Northwestern edges Vanderbilt in last second thriller for first NCAA Tournament win ever
    Photo by Andy Brown / North by Northwestern

    For the first time ever, Northwestern men's basketball played in an NCAA Tournament game. And for the first time ever, Northwestern (24-11, 10-8 B1G) won an NCAA Tournament game, in predictably Cardiac 'Cat fashion, 68-66 in the last seconds over ninth-seeded Vanderbilt (19-16, 10-8 SEC) in Salt Lake City. 

    Also the first time ever, probably, Northwestern basketball fans far outnumbered opposing fans at a neutral site – a neutral site far, far away from Evanston, for that matter. For one afternoon, Vivint Smart Home Arena was "Welsh-Ryan West." In a 20,000-seat arena, "Let's Go 'Cats!" chants rang out throughout the game. Every NU bucket was met with a roar. Fans stuck around long after the final buzzer, too, cheering as each coach and player left the court.

    “When I saw that purple in that arena, that was awesome just to see all the people who came across the country, from all over the place that had never seen this before," coach Chris Collins said. "They willed us through. There were times when we were really tired, and they kept us in it.”

    The crowd was treated to an amazing game. Early on, NU pulled off an electric 10-0 run to give NU a 14-5 lead with 12 and a half left in the first half. But Vanderbilt responded, aided by Bryant McIntosh, who had 10 of NU's first 17 points, picking up his second foul with nine minutes left in the half. Isiah Brown held his own for a few minutes, and McIntosh re-entered the game with NU holding a 22-17 lead. 

    “The atmosphere was amazing," McIntosh said. "To see all the purple and the pride they had, and the strength and courage they could give us, was a tremendous help.”

    In the final few minutes of the half, NU clung to a 27-24 lead, a margin which could have been wider had the 'Cats not committed ten fouls and seven turnovers in the first 17 minutes. But a quick 5-0 NU run got the crowd right back into it, and NU took a 34-27 lead to the locker room. McIntosh led the way for NU with 13 (and finished with a game-high 25), while Lindsey had 12 of his 14 in the first half.

    NU raced out to a 10-point lead, its largest of the game to that point, early in the second half, and McIntosh and Lindsey continued to be the main contributors. But Gavin Skelly chipped in with a couple of tough buckets, and Nathan Taphorn buried a three to make it 49-34 and temporarily blow the roof off the building. 

    McIntosh picked up his third foul and had to sit, and suddenly Vanderbilt was on a 12-0 run to make it 49-46 NU with a little under 12 to go. Pardon and Lindsey responded with buckets near the rim and NU held onto its lead at the midway point of the second half.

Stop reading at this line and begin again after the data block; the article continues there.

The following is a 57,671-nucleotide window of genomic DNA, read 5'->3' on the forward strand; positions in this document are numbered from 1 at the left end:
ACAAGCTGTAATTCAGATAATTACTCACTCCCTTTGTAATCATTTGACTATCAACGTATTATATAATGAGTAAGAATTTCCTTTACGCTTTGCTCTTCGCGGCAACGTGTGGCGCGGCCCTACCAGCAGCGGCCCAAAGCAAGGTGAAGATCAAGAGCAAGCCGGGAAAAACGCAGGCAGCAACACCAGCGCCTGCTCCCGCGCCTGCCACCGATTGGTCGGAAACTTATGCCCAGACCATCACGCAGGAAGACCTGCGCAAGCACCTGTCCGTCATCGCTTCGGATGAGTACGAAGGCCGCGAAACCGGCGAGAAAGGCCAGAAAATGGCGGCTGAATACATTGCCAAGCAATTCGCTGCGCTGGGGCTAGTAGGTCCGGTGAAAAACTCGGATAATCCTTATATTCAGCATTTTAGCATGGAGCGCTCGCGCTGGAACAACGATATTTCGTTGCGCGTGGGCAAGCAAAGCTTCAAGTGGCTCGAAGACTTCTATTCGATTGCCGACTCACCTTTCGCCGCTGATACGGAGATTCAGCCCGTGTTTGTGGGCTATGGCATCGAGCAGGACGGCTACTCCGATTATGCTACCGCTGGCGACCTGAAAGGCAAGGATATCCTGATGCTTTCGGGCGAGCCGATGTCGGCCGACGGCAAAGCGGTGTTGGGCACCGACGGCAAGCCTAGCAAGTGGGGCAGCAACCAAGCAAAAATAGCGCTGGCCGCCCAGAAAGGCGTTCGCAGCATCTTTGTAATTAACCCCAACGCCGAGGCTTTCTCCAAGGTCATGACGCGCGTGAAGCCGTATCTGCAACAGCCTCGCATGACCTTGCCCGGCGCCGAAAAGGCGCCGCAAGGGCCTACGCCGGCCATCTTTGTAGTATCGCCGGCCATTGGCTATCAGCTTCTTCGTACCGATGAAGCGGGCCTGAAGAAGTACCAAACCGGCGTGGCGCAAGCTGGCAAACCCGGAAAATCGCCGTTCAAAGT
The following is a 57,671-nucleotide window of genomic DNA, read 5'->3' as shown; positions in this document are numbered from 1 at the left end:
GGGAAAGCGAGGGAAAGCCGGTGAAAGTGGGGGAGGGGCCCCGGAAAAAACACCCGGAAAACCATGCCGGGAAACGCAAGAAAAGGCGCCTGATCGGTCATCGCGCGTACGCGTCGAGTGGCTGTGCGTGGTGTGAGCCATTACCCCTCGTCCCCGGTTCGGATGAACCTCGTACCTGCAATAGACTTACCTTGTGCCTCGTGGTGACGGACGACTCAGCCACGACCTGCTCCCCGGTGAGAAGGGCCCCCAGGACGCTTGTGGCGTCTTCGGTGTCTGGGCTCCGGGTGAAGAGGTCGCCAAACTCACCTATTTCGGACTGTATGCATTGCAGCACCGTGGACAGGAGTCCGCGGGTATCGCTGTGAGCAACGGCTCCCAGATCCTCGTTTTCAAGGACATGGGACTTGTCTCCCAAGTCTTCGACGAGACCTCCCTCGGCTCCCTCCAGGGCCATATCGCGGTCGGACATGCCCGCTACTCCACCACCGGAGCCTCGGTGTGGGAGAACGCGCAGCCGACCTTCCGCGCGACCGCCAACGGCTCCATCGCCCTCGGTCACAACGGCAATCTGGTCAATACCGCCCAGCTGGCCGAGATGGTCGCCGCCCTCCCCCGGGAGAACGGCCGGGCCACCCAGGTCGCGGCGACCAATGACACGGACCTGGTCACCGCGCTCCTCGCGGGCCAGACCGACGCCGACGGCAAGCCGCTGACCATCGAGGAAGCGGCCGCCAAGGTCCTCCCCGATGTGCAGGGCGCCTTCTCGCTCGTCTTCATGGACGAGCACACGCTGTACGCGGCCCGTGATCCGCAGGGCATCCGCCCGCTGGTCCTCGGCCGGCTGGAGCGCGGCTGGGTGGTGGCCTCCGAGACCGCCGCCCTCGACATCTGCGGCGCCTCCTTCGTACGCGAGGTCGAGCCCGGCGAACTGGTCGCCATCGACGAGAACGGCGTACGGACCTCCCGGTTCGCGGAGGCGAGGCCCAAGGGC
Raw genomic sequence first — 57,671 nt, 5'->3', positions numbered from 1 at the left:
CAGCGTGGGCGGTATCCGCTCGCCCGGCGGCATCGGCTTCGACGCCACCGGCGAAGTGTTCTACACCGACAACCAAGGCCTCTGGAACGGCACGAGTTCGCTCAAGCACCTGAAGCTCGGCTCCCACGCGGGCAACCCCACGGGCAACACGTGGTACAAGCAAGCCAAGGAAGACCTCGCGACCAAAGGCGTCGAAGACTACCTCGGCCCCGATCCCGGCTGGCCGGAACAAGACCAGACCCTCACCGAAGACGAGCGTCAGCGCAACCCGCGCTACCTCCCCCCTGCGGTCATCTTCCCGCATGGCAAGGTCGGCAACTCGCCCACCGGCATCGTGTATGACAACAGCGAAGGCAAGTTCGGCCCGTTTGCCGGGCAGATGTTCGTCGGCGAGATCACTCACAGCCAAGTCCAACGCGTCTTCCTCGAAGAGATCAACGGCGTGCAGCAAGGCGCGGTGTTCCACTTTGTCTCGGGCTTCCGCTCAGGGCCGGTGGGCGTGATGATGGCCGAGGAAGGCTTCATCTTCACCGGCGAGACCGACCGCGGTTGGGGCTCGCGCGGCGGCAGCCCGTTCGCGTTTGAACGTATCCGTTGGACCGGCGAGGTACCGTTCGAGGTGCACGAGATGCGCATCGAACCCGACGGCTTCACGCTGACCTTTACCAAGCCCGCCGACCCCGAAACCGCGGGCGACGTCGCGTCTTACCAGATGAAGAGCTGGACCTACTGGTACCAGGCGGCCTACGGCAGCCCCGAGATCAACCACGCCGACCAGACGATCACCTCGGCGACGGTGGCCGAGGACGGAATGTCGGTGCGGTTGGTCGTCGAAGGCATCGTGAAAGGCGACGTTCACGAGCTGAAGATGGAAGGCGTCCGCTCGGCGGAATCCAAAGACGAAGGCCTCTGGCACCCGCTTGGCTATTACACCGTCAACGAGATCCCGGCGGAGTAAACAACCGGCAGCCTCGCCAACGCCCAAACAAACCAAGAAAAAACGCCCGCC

The teams went back and forth over the next few minutes, with NU stretching its lead to seven but seeing Vanderbilt cut it right back to two with four minutes remaining. NU went ahead by four, 59-55, on two Dererk Pardon free throws, but Matthew Fisher-Davis, who scored 22 in a losing effort, sunk a three to cut it to one, 59-58, with a little over two remaining. 

    Vanderbilt's Riley LaChance brought Commodores fans to their feet with a three over Pardon to give VU a 62-61 lead, their first since the first half. But as usual, McIntosh answered the call, responding with a floater to give NU back a lead, 63-62, with 1:11 remaining. 

    The last minute of the game was, at risk of cliché, the definition of March Madness. Vic Law missed two free throws, the Vanderbilt grabbed back the lead with a layup. Then Pardon was fouled, again, and made both free throws to take back the lead again, 65-64. One of NU's worst free throw shooters, Pardon made six of six down the stretch. He finished with 14 points and 11 rebounds.

    “The last timeout before a free throw, coach said, ‘it’s about toughness,’" Pardon said. "That was in my head the whole time. And of course Vic Law, before I took my free throws, says ‘I believe in you.' That gives me confidence.”

    But despite Pardon's heroics, Vanderbilt grabbed the lead with a layup with 17 seconds left. And then the unthinkable happened: despite his team leading, Fisher-Davis fouled one of NU's best free throw shooters, McIntosh. NU was in the bonus, and McIntosh gave NU a lead it would not lose, 67-66. McIntosh said he was surprised that he was fouled, but chalked it up to a miscommunication on Vanderbilt's part.

    “You don’t really imagine being down one and getting fouled very often," McIntosh said. "Very often you envision yourself hitting a game winner, and to do that at the free throw line was very relaxing.”

    Vanderbilt still had a chance to win at the buzzer, but LaChance missed a three-pointer, and the rebound drifted out of bounds, last touched by a Commodore, with a little over a second left. Sanjay Lumpkin was fouled shortly afterward, and made one free throw to make it 68-66. A Vanderbilt prayer at the buzzer sailed wide, and NU had made history, again. 

    Though NU was undoubtedly the beneficiary of a Vanderbilt mental error, Collins will take it. The 'Cats will have all of tomorrow to prepare to take on No.1-seeded Gonzaga on Saturday, right back at Welsh-Ryan West.

    "We’re just excited to see another day," Collins said. "It doesn’t matter how you did it, you’ve just got to try to win to see another day, and we were lucky to be able to do that tonight.”


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